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Rocket Blasts Satellite Toward a Proper Orbit : Space: The reboost is flawlessly accomplished. Two astronauts perform mission's last planned spacewalk.

May 15, 1992|ROBERT W. STEWART | TIMES STAFF WRITER

HOUSTON — The stranded communications satellite rescued by three shuttle astronauts blasted toward its proper orbit Thursday, ending a dramatic effort that in the words of NASA's top official "brought the magic back to our space program."

The 23,000-pound rocket motor clamped to the marooned Intelsat 6 by the crew of space shuttle Endeavour fired flawlessly at 10:25 a.m. PDT while both were orbiting about 230 miles over Africa, said a spokesman for the International Telecommunications Satellite Organization. The 122-nation consortium, based in Washington, owns and operates the $150-million satellite.

The reboost capped a dramatic, four-day rescue effort in which astronauts were forced to discard a specially designed, $7-million tool that failed to snag the errant satellite, and instead literally reached up and grabbed the Intelsat with their gloved hands.

Wednesday's 8-hour, 29-minute spacewalk, which includes the time astronauts spent in the shuttle airlock, was the longest in the history of the American space program.

"It was a wonderful feat," said Daniel S. Goldin, the new administrator of the National Aeronautics and Space Administration. The successful rescue, Goldin argued, is an endorsement of the nation's manned space program, which has come under attack by some in Congress because of its expense. The planned space station Freedom, for example, is expected to cost between $30 billion and $40 billion through the end of the decade.

In the last planned spacewalk of the mission Thursday, Air Force Lt. Col. Thomas D. Akers, 40, and physicist Kathryn C. Thornton, 39--only the second American woman to walk in space--ventured out of the shuttle at 2:07 p.m. PDT to practice techniques that will be used in building the space station.

Their task was to assemble a package of struts, some of which were used in Wednesday's satellite rescue, into a pyramid-like structure secured in the shuttle's open cargo bay. The structure then was lifted high over the bay by the shuttle's 50-foot robot arm.

After snagging Intelsat 6 Wednesday and attaching the new booster rocket, the shuttle crew released the satellite, which was allowed to drift away. The two were more than 400 miles apart by the time Intelsat 6's rocket motor was fired Thursday. After the fiery reboost, which was visible from the shuttle, the motor separated from the satellite at 11:51 a.m. PDT, and Intelsat 6 streaked into a temporary elliptical orbit that will take it as far as 45,000 nautical miles from the Earth. By next Wednesday, the satellite is expected to settle into its stationary, geosynchronous orbit 22,300 nautical miles over the Atlantic Ocean.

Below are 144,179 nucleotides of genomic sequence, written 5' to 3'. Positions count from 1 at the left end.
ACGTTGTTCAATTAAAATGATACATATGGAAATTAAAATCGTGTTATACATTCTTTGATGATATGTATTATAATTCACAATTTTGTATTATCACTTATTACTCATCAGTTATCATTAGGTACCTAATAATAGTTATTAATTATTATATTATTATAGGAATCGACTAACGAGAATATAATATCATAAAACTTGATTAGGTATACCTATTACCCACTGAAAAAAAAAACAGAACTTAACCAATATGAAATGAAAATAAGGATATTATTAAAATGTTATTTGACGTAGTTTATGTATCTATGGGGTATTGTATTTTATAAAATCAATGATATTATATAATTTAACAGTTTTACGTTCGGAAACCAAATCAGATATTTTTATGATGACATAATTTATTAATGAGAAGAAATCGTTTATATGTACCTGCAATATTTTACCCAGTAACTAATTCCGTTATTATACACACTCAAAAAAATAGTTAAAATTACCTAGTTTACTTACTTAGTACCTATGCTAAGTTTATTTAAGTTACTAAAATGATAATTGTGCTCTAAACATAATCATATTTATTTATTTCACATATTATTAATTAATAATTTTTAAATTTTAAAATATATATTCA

When it begins operating in mid-July, the satellite will be able to simultaneously transmit 120,000 telephone calls and three television feeds. It is expected to earn more than $750 million for Intelsat over its 10-year life.

Goldin offered lavish praise for the Intelsat rescue.

"What we have done," Goldin said, "is demonstrate that humans can and should operate in space." He spoke of "brilliance of the human mind, that's able to adapt and react and do the things that machines just can't do."

"In front of the eyes of the world, they performed the impossible. . . . Yesterday brought the magic back to our space program."

At Intelsat headquarters, consortium Vice President Pierre Madon said: "Clearly, this is a magnificent day for both Intelsat and NASA. . . . I offer my hearty congratulations to the crew of Endeavour and NASA for a job well done."

Even as Goldin was congratulating the seven Endeavour astronauts and flight controllers at the Johnson Space Center for the rescue, NASA engineers were searching for lessons in the trouble-plagued mission, which is to end Saturday with a scheduled 1:57 p.m. PDT landing at Edwards Air Force Base in California.

"One of the preliminary factors we're learning about is how to do better simulations on the ground," Goldin said Thursday.

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